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Baldur's Gate, also called simply the Gate,[1] was the largest metropolis and city-state on the Sword Coast, located on the north-eastern border of the Western Heartlands. It was a crowded city of commerce and opportunity,[13] perhaps the most prosperous and influential merchant city on the western coast of Faerûn.[12][8] Despite its long-standing presence as a neutral power, the leaders of Baldur's Gate were members of the Lords' Alliance of powers in the west.[5][10]

The strong peace-keeping force known as the Watch, along with the presence of the powerful Flaming Fists mercenary company, kept the city generally peaceful and safe.[14] This inherent sense of security allowed the Gate to keep a tolerant and welcoming attitude towards outsiders, whether they were wealthy merchants,[15] poor refugees or, as it historically attracted, less-scrupulous individuals such as pirates and smugglers.[8][16]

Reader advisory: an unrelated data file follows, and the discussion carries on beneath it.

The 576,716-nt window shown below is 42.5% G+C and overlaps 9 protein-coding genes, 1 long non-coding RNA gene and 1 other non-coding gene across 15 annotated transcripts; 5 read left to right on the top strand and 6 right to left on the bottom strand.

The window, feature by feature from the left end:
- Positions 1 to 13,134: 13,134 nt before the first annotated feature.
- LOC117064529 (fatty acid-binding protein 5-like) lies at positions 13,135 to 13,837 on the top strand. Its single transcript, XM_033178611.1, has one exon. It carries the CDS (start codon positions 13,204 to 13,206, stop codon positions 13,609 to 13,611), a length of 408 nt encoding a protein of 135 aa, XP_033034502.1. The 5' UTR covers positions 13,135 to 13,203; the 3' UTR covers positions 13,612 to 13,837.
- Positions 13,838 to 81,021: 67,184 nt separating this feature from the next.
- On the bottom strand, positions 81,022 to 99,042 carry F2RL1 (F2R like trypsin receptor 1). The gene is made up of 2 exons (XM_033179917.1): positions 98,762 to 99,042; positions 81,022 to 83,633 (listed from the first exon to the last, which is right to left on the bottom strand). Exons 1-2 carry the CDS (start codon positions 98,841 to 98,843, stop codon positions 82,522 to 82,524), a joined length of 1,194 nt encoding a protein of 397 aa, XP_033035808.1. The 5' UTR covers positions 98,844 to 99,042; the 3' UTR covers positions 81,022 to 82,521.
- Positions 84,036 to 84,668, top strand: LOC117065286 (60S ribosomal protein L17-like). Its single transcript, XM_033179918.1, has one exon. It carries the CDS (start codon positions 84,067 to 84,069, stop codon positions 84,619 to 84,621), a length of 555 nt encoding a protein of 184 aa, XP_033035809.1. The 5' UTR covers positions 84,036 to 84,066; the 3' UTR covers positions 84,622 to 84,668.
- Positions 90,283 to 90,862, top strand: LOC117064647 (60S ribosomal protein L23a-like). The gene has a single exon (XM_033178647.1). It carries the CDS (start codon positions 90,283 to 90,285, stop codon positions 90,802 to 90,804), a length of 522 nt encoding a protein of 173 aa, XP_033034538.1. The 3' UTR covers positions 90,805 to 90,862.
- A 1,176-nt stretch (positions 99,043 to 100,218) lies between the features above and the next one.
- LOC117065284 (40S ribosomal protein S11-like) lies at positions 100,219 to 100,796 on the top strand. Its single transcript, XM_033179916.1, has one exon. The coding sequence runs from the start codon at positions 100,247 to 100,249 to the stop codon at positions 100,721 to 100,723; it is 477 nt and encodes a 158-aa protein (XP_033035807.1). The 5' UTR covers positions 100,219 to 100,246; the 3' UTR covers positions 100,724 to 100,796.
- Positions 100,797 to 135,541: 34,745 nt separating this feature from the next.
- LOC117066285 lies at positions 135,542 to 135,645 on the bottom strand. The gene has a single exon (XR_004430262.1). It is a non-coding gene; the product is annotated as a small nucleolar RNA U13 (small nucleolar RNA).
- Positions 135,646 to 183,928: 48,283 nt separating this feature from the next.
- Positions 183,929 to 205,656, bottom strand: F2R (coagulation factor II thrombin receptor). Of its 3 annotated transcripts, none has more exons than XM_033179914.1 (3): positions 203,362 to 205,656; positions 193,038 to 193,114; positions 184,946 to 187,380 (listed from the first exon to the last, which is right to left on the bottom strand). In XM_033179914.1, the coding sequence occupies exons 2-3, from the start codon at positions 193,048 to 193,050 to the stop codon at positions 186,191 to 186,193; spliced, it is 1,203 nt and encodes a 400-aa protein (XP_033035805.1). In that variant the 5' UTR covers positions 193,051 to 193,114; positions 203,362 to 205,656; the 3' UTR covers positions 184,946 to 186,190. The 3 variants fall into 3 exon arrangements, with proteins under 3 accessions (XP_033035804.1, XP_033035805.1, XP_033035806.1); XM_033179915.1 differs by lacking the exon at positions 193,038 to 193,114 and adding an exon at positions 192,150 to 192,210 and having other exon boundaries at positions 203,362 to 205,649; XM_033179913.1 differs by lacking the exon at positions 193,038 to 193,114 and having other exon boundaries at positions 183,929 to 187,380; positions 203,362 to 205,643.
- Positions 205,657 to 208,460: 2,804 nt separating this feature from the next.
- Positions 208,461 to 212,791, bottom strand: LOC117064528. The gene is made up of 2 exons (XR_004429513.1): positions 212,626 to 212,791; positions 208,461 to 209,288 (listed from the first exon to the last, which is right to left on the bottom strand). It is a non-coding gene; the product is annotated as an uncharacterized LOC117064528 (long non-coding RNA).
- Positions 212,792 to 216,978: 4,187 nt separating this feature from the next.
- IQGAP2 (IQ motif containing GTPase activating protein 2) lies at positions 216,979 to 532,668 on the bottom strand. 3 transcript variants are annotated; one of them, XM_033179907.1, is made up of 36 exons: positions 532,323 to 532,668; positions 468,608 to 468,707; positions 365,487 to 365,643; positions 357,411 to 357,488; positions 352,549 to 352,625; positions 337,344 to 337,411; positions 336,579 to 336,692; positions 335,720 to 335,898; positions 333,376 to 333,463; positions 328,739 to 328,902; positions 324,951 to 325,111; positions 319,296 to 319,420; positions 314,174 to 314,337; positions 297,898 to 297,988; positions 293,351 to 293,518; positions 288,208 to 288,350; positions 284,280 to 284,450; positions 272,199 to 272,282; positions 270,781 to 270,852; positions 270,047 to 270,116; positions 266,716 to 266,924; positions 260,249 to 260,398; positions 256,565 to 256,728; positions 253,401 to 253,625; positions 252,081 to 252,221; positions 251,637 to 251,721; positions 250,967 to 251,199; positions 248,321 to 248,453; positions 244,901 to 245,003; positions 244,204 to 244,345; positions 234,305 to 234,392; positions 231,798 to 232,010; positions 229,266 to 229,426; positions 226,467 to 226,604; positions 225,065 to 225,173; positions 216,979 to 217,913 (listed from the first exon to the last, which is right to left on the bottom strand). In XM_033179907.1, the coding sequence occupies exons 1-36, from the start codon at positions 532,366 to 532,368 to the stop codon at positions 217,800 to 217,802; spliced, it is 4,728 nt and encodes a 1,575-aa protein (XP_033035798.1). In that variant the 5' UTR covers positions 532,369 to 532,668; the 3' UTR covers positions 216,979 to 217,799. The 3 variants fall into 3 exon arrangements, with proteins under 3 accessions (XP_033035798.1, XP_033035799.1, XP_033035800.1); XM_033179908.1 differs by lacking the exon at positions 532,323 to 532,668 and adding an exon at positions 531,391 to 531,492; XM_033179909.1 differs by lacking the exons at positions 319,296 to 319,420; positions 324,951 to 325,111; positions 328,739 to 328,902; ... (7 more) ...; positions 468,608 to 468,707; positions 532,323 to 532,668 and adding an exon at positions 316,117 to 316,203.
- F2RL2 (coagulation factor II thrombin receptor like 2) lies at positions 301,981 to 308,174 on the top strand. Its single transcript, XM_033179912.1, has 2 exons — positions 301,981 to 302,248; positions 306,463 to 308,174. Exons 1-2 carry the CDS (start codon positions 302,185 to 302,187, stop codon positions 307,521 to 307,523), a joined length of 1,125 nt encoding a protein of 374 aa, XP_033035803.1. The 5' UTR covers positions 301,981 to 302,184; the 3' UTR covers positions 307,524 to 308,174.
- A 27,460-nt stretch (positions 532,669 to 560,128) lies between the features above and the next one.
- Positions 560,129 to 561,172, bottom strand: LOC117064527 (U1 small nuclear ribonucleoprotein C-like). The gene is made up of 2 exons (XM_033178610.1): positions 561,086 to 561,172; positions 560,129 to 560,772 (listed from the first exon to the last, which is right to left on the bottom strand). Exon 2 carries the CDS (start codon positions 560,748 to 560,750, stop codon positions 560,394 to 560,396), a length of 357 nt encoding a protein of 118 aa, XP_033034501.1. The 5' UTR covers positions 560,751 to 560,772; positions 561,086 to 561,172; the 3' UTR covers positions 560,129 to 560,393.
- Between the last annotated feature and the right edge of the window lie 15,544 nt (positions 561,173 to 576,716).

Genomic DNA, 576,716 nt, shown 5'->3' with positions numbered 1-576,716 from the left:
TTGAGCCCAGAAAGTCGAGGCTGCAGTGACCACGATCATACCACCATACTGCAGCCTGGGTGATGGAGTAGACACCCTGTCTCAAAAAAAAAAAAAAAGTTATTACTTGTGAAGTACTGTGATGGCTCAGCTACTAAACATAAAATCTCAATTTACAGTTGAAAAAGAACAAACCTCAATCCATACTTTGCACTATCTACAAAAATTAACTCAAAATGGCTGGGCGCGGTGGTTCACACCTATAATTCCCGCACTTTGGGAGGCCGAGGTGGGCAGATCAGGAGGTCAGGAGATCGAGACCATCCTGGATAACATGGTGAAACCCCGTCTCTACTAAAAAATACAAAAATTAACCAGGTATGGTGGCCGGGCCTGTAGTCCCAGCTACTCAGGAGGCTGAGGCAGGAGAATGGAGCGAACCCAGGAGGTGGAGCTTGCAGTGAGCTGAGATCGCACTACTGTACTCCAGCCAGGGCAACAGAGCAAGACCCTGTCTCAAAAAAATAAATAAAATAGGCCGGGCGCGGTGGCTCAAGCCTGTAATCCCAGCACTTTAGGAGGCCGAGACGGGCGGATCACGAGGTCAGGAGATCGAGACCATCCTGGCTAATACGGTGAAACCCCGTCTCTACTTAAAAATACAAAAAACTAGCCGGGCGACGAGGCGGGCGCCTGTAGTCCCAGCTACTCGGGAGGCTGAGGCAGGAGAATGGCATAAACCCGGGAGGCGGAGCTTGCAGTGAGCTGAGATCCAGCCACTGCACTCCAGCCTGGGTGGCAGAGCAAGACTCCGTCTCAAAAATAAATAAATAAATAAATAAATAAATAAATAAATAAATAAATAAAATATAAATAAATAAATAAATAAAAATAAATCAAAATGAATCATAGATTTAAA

GeographyEdit

Baldur's Gate was located to the south of the great city-state of Waterdeep, north of Amn along the well-traveled Coast Way road,[3] that passed over the Wyrm's Crossing, through the Outer City and into the Gate proper.[17] It was nestled on a stretch of poor soil, within a natural bay that formed on the north bank of the River Chionthar about 40 miles (64.4 km) east from its mouth on the Sea of Swords.[11]

As the minstrels of the 14th century described it, the city was a crescent moon that wrapped around the great harbor,[15] though in the century that followed it grew well beyond that form.[8] While the terrain of the Upper City was flat and level,[18] the Lower City was built over steep bluffs that overlooked the Gray Harbor.[19]

WeatherEdit